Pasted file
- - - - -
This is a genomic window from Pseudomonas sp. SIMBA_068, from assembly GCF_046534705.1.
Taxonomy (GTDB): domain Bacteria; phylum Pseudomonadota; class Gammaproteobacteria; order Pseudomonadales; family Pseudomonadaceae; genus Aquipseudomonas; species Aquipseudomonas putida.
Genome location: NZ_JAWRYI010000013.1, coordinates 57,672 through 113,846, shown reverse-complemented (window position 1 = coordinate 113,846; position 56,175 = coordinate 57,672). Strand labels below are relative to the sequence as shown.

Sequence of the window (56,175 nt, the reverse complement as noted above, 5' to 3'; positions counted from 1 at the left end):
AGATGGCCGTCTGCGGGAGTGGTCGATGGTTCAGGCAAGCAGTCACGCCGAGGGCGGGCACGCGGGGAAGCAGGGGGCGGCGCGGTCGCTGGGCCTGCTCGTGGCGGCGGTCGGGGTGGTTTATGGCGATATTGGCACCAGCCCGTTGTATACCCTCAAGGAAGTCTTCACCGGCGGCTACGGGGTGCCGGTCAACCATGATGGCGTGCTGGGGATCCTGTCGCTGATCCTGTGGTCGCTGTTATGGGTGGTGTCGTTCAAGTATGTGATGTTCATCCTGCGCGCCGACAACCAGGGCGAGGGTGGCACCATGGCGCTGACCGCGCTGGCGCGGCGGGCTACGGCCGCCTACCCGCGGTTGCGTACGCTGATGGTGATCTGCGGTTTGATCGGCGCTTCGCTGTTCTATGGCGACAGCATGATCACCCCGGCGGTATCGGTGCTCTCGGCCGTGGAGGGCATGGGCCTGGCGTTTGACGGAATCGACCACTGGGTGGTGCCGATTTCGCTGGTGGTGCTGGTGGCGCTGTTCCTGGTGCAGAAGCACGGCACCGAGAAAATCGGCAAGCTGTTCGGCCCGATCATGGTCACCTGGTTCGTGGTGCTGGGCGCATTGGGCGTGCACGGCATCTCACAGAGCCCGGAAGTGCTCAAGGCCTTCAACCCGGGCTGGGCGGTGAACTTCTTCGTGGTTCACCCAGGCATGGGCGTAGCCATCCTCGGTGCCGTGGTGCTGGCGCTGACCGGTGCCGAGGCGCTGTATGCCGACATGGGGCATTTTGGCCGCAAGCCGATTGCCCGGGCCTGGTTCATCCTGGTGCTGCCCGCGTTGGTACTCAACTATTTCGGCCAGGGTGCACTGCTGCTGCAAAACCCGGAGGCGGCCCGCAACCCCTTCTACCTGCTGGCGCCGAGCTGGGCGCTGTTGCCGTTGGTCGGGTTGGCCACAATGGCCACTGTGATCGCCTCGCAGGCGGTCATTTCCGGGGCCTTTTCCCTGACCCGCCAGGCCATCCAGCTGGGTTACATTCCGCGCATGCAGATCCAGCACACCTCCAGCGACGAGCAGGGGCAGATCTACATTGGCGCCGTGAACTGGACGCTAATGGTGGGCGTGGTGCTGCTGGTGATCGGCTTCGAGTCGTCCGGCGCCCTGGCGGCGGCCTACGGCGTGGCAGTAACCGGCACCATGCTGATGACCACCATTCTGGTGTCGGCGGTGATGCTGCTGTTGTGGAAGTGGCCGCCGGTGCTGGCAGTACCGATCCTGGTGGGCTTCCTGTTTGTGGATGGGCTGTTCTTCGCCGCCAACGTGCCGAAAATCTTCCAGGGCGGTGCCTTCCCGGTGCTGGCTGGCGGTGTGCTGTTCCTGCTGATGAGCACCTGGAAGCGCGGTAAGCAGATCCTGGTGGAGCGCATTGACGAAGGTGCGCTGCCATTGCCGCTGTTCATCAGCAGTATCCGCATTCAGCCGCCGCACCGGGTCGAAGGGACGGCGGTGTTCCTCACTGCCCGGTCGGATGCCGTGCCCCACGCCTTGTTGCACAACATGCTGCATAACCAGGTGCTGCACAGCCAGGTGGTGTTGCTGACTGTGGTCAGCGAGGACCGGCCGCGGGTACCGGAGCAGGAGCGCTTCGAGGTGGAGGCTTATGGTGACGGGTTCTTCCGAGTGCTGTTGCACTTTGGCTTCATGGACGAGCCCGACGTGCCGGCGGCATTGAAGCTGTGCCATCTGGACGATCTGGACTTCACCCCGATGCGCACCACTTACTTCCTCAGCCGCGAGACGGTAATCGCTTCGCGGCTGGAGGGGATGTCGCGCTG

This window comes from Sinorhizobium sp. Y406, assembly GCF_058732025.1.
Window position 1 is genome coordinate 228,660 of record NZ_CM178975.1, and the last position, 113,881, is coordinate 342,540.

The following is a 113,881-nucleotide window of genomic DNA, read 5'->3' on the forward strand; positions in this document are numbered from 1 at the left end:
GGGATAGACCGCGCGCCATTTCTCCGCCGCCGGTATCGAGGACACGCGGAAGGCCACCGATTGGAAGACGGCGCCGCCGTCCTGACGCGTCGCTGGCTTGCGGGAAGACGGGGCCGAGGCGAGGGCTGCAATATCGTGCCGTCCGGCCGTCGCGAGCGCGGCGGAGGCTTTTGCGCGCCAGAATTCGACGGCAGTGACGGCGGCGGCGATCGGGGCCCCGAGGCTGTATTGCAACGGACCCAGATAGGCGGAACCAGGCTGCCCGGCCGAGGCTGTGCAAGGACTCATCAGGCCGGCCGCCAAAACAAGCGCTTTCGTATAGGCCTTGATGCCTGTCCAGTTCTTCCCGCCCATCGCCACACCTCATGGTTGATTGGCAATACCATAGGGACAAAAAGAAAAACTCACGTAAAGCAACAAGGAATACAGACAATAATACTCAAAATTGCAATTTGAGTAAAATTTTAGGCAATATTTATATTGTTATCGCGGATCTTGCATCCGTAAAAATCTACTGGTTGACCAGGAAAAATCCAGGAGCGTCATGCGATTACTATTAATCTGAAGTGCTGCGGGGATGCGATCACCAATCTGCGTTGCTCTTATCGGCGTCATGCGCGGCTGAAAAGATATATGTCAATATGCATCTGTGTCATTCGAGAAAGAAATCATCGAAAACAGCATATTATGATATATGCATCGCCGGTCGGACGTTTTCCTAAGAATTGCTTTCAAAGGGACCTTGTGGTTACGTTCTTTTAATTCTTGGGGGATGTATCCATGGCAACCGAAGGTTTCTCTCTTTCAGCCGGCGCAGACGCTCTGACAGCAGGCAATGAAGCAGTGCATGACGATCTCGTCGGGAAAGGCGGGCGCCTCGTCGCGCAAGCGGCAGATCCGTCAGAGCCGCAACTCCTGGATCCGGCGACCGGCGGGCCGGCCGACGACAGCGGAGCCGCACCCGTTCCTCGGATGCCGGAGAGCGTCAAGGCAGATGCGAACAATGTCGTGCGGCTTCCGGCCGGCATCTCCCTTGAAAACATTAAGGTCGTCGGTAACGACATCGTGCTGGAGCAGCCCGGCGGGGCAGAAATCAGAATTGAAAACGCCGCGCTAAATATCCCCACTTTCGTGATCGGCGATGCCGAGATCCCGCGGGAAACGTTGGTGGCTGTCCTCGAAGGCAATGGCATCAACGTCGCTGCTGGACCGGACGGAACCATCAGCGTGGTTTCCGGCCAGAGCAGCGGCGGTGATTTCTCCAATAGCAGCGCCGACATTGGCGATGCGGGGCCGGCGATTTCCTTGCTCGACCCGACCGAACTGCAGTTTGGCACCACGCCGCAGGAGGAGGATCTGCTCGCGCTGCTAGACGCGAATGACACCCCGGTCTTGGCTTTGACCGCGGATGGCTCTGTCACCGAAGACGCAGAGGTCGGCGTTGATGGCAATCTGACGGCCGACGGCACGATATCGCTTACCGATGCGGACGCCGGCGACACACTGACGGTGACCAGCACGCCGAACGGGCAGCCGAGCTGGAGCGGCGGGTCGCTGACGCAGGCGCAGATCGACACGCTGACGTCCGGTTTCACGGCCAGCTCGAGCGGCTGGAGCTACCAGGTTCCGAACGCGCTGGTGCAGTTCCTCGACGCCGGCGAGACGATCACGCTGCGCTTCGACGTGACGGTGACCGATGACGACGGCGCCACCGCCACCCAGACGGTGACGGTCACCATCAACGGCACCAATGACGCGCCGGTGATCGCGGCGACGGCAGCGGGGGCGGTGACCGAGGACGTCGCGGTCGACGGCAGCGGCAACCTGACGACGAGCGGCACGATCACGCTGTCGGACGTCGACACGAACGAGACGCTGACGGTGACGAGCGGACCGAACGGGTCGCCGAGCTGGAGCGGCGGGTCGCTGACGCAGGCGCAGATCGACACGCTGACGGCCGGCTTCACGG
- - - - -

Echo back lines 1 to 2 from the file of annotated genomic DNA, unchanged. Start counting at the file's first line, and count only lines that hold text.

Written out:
This is a genomic window from Pseudomonas sp. SIMBA_068, from assembly GCF_046534705.1.
Taxonomy (GTDB): domain Bacteria; phylum Pseudomonadota; class Gammaproteobacteria; order Pseudomonadales; family Pseudomonadaceae; genus Aquipseudomonas; species Aquipseudomonas putida.